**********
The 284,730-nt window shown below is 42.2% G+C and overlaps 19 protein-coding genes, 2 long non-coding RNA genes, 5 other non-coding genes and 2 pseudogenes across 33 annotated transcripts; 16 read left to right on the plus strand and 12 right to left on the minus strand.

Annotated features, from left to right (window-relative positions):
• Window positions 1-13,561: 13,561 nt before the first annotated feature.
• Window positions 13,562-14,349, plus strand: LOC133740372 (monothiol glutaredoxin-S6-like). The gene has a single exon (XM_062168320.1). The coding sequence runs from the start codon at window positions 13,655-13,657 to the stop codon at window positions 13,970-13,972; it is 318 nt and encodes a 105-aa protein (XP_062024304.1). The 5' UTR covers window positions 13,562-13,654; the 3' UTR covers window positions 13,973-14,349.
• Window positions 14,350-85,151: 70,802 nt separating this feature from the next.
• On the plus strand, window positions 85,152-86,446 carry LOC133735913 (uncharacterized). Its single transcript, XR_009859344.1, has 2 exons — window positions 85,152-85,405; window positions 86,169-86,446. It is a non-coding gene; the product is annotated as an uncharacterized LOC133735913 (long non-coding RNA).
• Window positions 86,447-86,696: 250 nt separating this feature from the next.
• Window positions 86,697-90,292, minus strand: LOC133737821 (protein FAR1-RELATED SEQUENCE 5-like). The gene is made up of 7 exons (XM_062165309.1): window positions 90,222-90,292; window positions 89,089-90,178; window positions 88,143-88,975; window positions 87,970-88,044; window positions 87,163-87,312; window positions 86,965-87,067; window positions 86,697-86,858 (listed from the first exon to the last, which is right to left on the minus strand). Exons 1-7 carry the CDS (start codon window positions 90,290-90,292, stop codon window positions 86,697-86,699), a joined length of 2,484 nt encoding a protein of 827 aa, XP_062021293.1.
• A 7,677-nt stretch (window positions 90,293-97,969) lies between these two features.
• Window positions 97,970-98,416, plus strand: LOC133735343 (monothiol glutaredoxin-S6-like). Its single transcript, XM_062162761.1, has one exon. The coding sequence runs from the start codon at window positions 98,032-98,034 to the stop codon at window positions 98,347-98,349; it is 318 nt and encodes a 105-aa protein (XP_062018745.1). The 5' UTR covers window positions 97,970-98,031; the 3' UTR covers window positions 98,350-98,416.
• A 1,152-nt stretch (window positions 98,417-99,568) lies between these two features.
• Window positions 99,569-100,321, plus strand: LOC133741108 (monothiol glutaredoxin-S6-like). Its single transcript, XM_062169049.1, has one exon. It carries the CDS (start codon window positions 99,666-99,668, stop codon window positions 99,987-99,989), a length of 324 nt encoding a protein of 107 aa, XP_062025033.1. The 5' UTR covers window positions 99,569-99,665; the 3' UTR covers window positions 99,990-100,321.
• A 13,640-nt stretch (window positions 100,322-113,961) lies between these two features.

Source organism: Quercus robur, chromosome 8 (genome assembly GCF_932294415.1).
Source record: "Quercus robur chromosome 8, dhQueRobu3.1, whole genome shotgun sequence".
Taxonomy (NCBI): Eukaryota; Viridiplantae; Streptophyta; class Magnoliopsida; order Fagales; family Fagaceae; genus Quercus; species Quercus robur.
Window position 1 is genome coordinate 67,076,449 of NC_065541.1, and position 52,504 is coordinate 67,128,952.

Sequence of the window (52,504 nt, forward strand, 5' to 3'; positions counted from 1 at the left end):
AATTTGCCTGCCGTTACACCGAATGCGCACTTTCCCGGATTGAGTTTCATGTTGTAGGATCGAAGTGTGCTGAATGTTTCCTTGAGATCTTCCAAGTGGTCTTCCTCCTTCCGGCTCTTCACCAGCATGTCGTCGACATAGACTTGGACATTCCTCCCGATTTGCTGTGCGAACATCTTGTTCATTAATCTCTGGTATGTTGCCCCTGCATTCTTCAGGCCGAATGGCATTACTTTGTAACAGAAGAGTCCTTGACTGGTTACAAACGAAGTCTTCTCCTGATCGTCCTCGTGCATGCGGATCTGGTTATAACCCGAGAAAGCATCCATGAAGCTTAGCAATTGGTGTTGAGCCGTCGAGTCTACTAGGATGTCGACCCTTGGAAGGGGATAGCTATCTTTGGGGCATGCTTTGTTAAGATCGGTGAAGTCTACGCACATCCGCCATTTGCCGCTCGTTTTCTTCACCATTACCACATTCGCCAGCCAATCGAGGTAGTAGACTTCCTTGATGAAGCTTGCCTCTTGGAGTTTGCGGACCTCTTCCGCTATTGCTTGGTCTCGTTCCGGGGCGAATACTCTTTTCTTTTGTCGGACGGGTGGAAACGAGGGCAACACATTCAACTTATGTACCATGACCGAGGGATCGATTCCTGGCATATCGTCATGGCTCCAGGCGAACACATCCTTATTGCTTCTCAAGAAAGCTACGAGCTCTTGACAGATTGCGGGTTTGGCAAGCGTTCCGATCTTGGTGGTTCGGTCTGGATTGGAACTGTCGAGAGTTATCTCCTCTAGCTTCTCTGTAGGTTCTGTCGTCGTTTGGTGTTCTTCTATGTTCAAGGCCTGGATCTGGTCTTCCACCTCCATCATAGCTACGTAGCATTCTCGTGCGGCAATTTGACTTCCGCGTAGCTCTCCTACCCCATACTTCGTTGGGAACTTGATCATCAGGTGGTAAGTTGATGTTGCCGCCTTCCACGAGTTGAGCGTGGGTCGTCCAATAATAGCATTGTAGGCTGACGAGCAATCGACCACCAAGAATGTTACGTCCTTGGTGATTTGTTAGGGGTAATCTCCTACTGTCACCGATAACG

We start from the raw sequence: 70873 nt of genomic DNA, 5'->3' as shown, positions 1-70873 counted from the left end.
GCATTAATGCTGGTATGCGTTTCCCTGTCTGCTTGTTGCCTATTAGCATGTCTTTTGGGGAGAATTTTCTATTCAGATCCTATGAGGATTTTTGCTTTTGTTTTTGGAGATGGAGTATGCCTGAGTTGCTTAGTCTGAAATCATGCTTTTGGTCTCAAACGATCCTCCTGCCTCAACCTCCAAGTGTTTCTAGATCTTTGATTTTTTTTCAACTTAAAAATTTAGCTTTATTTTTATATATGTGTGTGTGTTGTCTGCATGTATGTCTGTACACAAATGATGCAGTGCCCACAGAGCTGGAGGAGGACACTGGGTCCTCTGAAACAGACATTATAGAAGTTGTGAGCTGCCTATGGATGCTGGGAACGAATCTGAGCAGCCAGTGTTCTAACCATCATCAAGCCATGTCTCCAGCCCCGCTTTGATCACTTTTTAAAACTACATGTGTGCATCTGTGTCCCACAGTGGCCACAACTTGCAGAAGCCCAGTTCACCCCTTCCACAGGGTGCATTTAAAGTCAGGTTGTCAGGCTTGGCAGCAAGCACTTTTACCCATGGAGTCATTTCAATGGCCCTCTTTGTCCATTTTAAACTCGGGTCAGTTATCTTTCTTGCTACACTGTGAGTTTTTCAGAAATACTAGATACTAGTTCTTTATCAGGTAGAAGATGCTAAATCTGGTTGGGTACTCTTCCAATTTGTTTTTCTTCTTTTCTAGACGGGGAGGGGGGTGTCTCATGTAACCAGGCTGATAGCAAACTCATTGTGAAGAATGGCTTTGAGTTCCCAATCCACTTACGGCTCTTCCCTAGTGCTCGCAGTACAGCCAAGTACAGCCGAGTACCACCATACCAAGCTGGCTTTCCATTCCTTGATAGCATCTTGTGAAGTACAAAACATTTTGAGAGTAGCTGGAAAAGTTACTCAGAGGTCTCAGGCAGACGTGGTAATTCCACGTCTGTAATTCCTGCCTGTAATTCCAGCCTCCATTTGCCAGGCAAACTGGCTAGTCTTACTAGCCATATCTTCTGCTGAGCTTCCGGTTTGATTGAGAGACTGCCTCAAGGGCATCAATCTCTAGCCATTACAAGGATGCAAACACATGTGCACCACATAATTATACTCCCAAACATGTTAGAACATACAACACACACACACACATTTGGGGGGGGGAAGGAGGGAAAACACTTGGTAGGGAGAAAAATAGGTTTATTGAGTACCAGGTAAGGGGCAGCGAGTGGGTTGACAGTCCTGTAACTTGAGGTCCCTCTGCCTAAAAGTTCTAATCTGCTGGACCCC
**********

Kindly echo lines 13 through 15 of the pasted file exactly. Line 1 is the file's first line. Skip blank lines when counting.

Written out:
• A 13,640-nt stretch (window positions 100,322-113,961) lies between these two features.

Source organism: Quercus robur, chromosome 8 (genome assembly GCF_932294415.1).
Source record: "Quercus robur chromosome 8, dhQueRobu3.1, whole genome shotgun sequence".